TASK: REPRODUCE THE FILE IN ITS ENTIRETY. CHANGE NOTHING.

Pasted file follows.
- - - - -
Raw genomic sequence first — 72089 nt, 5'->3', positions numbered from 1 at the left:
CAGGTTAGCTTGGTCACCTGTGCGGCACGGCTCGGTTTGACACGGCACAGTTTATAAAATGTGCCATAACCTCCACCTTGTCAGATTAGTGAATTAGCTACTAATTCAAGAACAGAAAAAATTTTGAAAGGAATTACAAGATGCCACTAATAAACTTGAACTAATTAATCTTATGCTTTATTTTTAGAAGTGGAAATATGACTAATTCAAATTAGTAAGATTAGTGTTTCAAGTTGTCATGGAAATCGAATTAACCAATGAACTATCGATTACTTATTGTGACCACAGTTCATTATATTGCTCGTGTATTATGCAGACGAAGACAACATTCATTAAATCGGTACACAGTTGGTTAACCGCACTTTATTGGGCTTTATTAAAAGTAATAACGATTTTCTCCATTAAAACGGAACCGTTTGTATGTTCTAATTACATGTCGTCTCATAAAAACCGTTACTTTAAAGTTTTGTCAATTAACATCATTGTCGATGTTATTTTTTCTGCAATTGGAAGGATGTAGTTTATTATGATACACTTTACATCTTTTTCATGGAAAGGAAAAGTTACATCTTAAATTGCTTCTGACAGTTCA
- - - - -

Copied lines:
Raw genomic sequence first — 72089 nt, 5'->3', positions numbered from 1 at the left:
CAGGTTAGCTTGGTCACCTGTGCGGCACGGCTCGGTTTGACACGGCACAGTTTATAAAATGTGCCATAACCTCCACCTTGTCAGATTAGTGAATTAGCTACTAATTCAAGAACAGAAAAAATTTTGAAAGGAATTACAAGATGCCACTAATAAACTTGAACTAATTAATCTTATGCTTTATTTTTAGAAGTGGAAATATGACTAATTCAAATTAGTAAGATTAGTGTTTCAAGTTGTCATGGAAATCGAATTAACCAATGAACTATCGATTACTTATTGTGACCACAGTTCATTATATTGCTCGTGTATTATGCAGACGAAGACAACATTCATTAAATCGGTACACAGTTGGTTAACCGCACTTTATTGGGCTTTATTAAAAGTAATAACGATTTTCTCCATTAAAACGGAACCGTTTGTATGTTCTAATTACATGTCGTCTCATAAAAACCGTTACTTTAAAGTTTTGTCAATTAACATCATTGTCGATGTTATTTTTTCTGCAATTGGAAGGATGTAGTTTATTATGATACACTTTACATCTTTTTCATGGAAAGGAAAAGTTACATCTTAAATTGCTTCTGACAGTTCA